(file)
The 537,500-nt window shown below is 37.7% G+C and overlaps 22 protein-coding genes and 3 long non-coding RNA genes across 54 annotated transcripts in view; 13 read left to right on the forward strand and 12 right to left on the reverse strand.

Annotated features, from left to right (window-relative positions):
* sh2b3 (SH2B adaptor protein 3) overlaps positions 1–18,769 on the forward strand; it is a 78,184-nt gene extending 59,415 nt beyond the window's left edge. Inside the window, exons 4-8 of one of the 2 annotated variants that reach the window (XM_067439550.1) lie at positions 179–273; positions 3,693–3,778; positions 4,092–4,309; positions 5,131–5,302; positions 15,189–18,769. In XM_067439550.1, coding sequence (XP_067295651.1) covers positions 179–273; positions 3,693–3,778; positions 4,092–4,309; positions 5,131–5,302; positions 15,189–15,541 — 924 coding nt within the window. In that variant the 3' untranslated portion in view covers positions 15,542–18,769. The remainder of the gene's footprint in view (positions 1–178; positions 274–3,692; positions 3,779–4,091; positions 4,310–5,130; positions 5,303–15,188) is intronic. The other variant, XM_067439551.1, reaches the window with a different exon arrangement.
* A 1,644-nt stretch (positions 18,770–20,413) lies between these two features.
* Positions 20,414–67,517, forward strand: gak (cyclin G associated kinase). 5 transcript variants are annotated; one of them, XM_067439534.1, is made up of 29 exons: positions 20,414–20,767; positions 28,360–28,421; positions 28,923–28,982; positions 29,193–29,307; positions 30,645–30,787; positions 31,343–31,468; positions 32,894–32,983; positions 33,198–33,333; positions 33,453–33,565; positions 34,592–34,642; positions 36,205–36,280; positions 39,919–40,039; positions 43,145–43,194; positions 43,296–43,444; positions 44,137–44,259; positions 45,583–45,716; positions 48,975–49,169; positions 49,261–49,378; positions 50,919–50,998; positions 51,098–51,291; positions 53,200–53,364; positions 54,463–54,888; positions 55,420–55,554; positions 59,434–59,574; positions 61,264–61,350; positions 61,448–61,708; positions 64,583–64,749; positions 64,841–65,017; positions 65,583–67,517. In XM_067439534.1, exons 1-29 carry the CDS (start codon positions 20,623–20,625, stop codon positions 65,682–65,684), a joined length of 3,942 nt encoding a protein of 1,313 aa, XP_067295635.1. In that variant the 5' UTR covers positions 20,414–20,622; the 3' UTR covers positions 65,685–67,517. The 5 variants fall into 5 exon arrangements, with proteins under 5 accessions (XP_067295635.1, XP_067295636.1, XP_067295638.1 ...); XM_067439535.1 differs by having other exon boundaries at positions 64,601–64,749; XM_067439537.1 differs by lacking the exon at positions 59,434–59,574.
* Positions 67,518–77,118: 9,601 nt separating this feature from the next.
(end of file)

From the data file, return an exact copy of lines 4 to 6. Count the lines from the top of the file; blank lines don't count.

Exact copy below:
* A 1,644-nt stretch (positions 18,770–20,413) lies between these two features.
* Positions 20,414–67,517, forward strand: gak (cyclin G associated kinase). 5 transcript variants are annotated; one of them, XM_067439534.1, is made up of 29 exons: positions 20,414–20,767; positions 28,360–28,421; positions 28,923–28,982; positions 29,193–29,307; positions 30,645–30,787; positions 31,343–31,468; positions 32,894–32,983; positions 33,198–33,333; positions 33,453–33,565; positions 34,592–34,642; positions 36,205–36,280; positions 39,919–40,039; positions 43,145–43,194; positions 43,296–43,444; positions 44,137–44,259; positions 45,583–45,716; positions 48,975–49,169; positions 49,261–49,378; positions 50,919–50,998; positions 51,098–51,291; positions 53,200–53,364; positions 54,463–54,888; positions 55,420–55,554; positions 59,434–59,574; positions 61,264–61,350; positions 61,448–61,708; positions 64,583–64,749; positions 64,841–65,017; positions 65,583–67,517. In XM_067439534.1, exons 1-29 carry the CDS (start codon positions 20,623–20,625, stop codon positions 65,682–65,684), a joined length of 3,942 nt encoding a protein of 1,313 aa, XP_067295635.1. In that variant the 5' UTR covers positions 20,414–20,622; the 3' UTR covers positions 65,685–67,517. The 5 variants fall into 5 exon arrangements, with proteins under 5 accessions (XP_067295635.1, XP_067295636.1, XP_067295638.1 ...); XM_067439535.1 differs by having other exon boundaries at positions 64,601–64,749; XM_067439537.1 differs by lacking the exon at positions 59,434–59,574.
* Positions 67,518–77,118: 9,601 nt separating this feature from the next.